A civil rights lawsuit brought by a southwestern Pennsylvania county commissioner
against two of her colleagues has been dismissed by a federal judge.
U.S. Magistrate Judge Cynthia Reed Eddy, who sits in the Western District of Pennsylvania, granted the defendants’ motion for summary judgment in the case of Angela M. Zimmerlink v. Fayette County et al.
Zimmerlink, who sits on the three-member Fayette County Board of Commissioners, filed suit against the county, and fellow commissioners Vincent A. Vicites and Vincent Zapotosky back in 2010 over allegations that she was intentionally left out of certain deliberations due to retaliatory reasons.
The plaintiff, the sole Republican on the elected body, claimed that she was left out of certain meetings because she was a persistent and outspoken critic of the defendant commissioners’ policies, including budgetary and fiscal matters, human resources issues, zoning practices and county contract awards.
Zimmerlink alleged in her complaint that the actions of her fellow commissioners violated her First and Fourteenth Amendment rights because Zimmerlink was kept from fulfilling her duties as an elected county commissioner.
In her memorandum opinion accompanying her order granting summary judgment to the defendants, Eddy wrote that the plaintiff “failed to adduce a material issue of fact necessary to set forth a claim of First Amendment retaliation or a violation of the Equal Protection Clause of the Fourteenth Amendment,” and that the county itself is likewise entitled to summary judgment on the Section 1983 civil rights claim because Zimmerlink has failed to adduce evidence illustrating how Fayette County violated her constitutional rights.
“Although Plaintiff engaged in protected activity by engaging in political speech, there is not sufficient evidence to show that the retaliation Plaintiff suffered was sufficient to deter a person of ordinary firmness from speaking,” the judge wrote.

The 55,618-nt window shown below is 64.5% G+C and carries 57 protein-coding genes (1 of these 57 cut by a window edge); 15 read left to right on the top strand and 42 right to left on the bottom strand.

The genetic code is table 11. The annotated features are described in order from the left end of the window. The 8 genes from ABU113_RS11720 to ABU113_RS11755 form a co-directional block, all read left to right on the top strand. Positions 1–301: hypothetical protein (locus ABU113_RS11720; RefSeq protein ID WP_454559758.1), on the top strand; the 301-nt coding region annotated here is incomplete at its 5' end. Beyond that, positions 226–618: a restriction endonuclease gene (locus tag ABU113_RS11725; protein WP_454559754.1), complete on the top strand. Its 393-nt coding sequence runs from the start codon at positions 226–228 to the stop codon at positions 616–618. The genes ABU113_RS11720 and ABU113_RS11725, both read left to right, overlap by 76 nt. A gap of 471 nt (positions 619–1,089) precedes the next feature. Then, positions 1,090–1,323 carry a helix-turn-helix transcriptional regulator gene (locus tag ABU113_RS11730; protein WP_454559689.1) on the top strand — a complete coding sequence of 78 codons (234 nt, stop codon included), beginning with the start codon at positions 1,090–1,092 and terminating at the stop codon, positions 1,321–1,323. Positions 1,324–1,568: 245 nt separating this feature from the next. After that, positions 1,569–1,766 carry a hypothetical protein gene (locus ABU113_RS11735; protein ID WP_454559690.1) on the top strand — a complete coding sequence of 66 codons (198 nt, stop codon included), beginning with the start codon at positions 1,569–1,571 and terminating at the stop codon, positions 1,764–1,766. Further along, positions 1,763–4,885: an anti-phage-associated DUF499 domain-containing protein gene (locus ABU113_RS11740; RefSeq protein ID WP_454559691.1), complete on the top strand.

On the equal protection claim, the judge wrote that even if such a claim was deemed cognizable, the plaintiff has “failed to adduce evidence that Defendants had no rational basis for treating her differently.
“To the contrary, it is axiomatic and expected in the political arena that elected officials treat political allies differently than political foes,” Eddy wrote.
Lastly, the judge wrote that Fayette County itself is entitled to summary judgment on the claims because Zimmerlink failed to show on the record how any municipal law, policy, custom, rule or regulation contributed to the alleged violation of her constitutional rights, which is a requirement under the Monell standard.
The case of Monell v. New York City Dept. of Soc. Servs. is the general legal standard when it comes to municipal liability claims.
Pittsburgh’s Tribune-Review newspaper reported recently that defendant Zapotosky is still a Fayette County commissioner while Vicites had lost his re-election bid last fall.
Fayette County is located in southwestern Pennsylvania. Its county seat, Uniontown, is located a little more than an hour away from Pittsburgh.